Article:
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John Mbiti on the Monotheistic Attribution of African Traditional Religions: A Refutation

Adeolu Oluwaseyi Oyekan


John Mbiti, in his attempt to disprove the charge of paganism by EuroAmerican ethnographic and anthropological scholars against African Traditional Religions argues that traditional African religions are monotheistic. He insists that these traditional religious cultures have the same conception of God as found in the Abrahamic religions. The shared characteristics, according to him are foundational to the spread of the “gospel” in Africa. Mbiti’s effort, though motivated by the desire to refute the imperial charge of inferiority against African religions ran, I argue, into a conceptual and descriptive conflation of ATRs with monotheistic faiths. In this paper, I challenge the superimposition of Judeo-Christian categories upon African religions. I argue that monotheism is just a strand, out of many, that expresses belief in God(s), and that it differs substantially from the polytheistic pre-colonial African understanding of religion. I provide a panentheistic paradigm using traditional Igbo ontology and religion to refute Mbiti’s generalization.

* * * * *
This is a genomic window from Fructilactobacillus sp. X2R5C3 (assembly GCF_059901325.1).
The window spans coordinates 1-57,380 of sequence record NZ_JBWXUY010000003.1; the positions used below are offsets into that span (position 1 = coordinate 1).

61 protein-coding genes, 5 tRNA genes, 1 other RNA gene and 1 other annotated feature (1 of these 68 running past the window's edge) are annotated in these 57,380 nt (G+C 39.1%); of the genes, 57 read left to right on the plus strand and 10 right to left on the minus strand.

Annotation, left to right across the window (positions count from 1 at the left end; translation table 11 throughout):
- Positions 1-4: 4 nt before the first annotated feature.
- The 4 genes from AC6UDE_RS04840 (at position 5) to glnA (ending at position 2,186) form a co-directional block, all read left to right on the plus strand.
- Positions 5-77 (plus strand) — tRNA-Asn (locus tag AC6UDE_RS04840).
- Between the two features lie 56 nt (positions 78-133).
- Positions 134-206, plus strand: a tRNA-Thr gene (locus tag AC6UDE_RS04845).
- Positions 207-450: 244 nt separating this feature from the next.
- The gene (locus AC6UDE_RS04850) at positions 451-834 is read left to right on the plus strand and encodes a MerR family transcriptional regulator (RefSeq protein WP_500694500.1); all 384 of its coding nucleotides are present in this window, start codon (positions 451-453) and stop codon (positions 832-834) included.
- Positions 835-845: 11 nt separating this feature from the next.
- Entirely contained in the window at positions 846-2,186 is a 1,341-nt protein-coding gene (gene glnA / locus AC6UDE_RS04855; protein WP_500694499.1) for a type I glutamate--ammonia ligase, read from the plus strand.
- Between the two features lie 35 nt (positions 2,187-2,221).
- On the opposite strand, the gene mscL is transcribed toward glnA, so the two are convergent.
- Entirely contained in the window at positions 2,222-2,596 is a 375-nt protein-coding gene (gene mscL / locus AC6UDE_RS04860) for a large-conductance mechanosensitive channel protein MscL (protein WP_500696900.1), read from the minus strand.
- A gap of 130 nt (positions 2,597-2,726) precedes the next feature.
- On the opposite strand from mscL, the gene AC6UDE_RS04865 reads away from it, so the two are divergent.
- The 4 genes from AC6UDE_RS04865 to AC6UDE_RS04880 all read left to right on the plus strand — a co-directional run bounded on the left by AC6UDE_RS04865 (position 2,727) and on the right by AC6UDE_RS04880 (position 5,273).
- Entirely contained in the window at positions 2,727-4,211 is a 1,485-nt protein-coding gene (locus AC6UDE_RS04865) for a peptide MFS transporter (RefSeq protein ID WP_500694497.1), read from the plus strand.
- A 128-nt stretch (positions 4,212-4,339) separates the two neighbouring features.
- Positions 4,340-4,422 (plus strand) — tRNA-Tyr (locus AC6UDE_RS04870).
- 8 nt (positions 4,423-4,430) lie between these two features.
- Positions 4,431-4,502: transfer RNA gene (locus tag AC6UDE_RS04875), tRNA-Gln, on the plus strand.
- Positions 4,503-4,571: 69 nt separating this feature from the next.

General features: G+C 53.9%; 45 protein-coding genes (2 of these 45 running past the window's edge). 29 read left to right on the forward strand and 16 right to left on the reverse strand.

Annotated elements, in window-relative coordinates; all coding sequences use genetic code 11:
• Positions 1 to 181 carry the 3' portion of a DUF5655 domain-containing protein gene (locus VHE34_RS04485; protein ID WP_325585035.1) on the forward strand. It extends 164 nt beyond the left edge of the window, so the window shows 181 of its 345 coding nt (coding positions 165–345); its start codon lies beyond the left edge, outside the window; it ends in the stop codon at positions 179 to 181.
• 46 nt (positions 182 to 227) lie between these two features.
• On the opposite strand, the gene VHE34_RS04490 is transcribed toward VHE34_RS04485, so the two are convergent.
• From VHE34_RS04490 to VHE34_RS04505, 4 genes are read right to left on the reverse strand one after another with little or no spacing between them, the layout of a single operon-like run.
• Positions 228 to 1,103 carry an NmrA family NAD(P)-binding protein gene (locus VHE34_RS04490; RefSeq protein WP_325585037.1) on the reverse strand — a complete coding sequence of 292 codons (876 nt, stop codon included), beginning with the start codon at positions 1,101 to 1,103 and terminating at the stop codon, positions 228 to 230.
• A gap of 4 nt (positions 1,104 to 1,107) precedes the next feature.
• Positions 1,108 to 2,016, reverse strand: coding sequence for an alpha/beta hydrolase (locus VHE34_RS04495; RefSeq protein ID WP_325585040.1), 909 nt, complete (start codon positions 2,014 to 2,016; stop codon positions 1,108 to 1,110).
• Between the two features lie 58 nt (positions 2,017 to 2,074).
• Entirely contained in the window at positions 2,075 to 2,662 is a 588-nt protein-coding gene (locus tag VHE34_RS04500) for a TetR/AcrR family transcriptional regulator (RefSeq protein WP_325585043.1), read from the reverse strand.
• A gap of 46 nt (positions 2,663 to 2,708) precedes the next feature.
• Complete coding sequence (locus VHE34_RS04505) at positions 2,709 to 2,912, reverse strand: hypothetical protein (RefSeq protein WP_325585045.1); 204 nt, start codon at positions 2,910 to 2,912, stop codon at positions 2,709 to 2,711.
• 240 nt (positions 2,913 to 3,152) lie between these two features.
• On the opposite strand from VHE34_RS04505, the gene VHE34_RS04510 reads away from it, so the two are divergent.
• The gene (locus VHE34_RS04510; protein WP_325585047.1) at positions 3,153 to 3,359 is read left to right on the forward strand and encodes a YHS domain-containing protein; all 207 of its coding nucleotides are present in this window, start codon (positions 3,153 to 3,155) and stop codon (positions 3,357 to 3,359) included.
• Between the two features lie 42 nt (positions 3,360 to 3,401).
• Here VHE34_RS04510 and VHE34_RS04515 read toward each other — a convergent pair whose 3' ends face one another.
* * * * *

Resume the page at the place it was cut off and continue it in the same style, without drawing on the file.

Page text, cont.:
Keywords: Monotheism, African Traditional Religion, Igbo, Paganism, Theology.

Journal Identifiers

eISSN: 2408-5987
print ISSN: 2276-8386